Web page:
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A restaurant in Toronto, Canada is facing backlash after a Black employee in training was sent home because of her natural locks.

CBC News reports that Akua Agyemfra’s encounter with her manager at Jack Astor’s happened on her third day of training, when she wore her hair in a bun. The 20-year-old was hired on the spot for a waitressing job at the restaurant. While she wore extensions for her interview and first two training sessions, she decided to wear her hair natural that day.

Manager Sabrina Chiodo, not pleased with Agyemfra’s appearance, sent her home because of her hairstyle. Agyemfra explained that she wouldn’t be able to wear her hair down and even took it out of the neat bun to show her.

Via CBC:

“She was really nice about it,” Agyemfra said. “She said a lot of the girls were talking about my hair and that it was in a bun and theirs isn’t. But it kinda sucked.” Agyemfra said “a lot of Caucasian people don’t really understand” that her hair doesn’t go down.

“But it still doesn’t take away from the fact that she sent me home.”

Speaking to CBC Wednesday, Chiodo did not deny that Agyemfa was sent home because her hair was in a bun. She added that the chain’s policy dictates that waitresses wear their hair down.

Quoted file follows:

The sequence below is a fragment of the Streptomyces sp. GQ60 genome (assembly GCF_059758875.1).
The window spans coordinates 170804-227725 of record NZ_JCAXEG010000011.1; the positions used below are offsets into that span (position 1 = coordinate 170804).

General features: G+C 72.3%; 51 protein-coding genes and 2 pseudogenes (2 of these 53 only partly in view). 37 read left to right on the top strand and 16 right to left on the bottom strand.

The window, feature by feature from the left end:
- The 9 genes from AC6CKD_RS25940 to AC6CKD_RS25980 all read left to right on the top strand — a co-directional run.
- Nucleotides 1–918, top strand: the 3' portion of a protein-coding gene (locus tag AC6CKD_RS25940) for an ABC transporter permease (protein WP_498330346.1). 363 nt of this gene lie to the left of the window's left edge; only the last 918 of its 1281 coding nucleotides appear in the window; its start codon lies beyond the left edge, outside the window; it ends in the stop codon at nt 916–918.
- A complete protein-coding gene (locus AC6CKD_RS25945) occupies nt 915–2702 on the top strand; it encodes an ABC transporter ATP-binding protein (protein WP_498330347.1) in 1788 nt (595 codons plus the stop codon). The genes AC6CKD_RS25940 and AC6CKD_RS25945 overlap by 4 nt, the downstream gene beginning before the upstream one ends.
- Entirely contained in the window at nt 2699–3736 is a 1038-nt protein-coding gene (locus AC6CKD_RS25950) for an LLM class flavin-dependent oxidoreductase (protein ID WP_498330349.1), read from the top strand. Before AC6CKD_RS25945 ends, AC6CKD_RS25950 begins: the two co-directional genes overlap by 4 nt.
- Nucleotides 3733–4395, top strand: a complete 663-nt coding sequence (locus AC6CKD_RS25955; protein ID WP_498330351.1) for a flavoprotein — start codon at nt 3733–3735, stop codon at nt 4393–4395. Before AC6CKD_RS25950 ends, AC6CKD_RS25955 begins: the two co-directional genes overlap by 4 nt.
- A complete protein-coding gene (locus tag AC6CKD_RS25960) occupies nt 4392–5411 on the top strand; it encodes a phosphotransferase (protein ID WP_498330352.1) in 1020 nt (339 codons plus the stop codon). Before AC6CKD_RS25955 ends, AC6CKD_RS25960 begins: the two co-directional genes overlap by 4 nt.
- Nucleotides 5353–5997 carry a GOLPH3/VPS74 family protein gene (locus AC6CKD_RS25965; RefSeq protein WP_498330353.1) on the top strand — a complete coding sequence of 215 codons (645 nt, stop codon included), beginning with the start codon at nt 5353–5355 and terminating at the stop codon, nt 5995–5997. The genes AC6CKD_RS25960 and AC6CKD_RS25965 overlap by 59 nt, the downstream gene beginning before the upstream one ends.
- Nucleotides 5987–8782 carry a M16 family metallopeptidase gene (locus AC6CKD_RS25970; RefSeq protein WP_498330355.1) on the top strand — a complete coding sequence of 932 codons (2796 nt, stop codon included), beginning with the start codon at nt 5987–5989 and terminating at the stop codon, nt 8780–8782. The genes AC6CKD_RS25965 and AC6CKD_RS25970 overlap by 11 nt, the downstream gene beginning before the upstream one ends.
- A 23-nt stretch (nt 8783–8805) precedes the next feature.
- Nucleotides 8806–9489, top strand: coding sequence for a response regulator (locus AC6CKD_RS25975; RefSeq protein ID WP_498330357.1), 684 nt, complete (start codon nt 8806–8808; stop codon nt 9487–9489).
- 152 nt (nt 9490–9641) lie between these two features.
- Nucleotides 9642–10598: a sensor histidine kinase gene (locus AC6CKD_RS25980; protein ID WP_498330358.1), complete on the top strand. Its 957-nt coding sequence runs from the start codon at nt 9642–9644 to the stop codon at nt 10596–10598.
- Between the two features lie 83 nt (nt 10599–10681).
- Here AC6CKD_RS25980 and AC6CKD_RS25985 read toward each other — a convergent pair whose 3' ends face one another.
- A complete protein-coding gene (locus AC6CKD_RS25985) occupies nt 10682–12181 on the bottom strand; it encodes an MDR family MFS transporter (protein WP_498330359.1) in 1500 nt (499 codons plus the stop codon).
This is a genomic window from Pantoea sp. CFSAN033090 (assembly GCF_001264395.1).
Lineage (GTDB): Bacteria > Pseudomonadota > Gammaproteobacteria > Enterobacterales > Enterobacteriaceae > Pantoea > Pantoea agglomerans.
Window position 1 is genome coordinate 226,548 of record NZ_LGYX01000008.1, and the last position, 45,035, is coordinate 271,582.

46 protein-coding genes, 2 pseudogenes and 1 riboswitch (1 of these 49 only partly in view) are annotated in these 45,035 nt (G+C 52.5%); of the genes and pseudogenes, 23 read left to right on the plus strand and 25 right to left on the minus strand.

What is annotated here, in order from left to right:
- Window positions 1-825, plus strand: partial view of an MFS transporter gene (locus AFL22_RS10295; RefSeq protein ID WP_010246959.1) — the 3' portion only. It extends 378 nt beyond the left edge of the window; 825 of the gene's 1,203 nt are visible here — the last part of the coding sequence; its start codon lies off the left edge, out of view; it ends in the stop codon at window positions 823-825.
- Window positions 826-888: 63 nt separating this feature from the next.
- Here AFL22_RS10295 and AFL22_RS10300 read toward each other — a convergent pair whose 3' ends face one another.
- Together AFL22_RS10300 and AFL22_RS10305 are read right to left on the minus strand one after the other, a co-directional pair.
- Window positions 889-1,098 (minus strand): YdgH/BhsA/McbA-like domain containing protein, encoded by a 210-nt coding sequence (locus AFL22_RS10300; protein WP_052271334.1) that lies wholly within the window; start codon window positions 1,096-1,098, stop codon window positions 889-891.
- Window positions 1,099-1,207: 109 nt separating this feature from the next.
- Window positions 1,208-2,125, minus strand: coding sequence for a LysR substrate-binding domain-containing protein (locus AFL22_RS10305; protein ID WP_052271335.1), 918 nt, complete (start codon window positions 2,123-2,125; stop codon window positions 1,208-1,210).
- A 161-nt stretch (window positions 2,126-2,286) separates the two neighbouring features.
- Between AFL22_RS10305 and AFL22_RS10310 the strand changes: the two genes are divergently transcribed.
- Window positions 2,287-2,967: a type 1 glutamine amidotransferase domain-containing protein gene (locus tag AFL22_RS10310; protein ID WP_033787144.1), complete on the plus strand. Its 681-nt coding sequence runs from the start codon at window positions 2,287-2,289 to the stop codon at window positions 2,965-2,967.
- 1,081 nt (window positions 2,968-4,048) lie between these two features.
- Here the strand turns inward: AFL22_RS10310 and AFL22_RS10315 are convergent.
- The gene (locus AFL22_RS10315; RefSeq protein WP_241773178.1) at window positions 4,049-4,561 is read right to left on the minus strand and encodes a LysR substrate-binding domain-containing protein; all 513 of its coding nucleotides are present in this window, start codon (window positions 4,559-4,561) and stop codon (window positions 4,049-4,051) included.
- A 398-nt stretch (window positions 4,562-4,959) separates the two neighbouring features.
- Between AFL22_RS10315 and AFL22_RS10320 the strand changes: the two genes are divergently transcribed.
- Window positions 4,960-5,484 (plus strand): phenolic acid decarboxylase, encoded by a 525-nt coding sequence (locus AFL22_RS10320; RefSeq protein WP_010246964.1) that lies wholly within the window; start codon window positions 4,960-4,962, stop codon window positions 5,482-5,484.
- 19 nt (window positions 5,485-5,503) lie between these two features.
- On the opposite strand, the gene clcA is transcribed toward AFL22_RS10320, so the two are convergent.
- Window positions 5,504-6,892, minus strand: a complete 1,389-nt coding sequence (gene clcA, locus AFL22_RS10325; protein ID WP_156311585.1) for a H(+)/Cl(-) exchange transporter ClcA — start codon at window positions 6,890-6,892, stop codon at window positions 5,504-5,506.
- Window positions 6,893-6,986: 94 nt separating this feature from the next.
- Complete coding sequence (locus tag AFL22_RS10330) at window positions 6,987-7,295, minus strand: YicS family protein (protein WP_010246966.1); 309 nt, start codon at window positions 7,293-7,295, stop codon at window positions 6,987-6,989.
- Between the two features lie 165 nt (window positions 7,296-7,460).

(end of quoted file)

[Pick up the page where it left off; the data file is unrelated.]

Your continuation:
But Kathryn Long, the national marketing manager for Jack Astor’s, told CBC waitresses can wear their hair down or in a “stylish up-do.”

Agyemfra’s story has inspired many to boycott the restaurant and question why the young woman’s hair was scrutinized. Agyemfra says she hasn’t returned to the job because she doesn’t want to compromise herself for an employer:

I’m not going to compromise my roots and edges because my employer wants me to. My scalp has a right to breathe just as much as the woman standing beside me.

With that said, I know white women who only wear their hair up because their natural hair is too annoying to deal with. It’s much easier for them to straighten their hair or comply with the “straight hair” rule at restaurants. Unless your hair is permed, rarely does a black women’s hair stay down when it’s straightened. It may stay laid for a few hours but that style is only temporary. I just want equality. If a women, white or black, is more comfortable with their hair up, I don’t understand why it’s such an issue at a restaurant setting.

What do you think of Agyemfra’s situation? Sound off in the comment section below.



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Black Waitress Sent Home Because Her Natural Hair “Didn’t Go Down”  was originally published on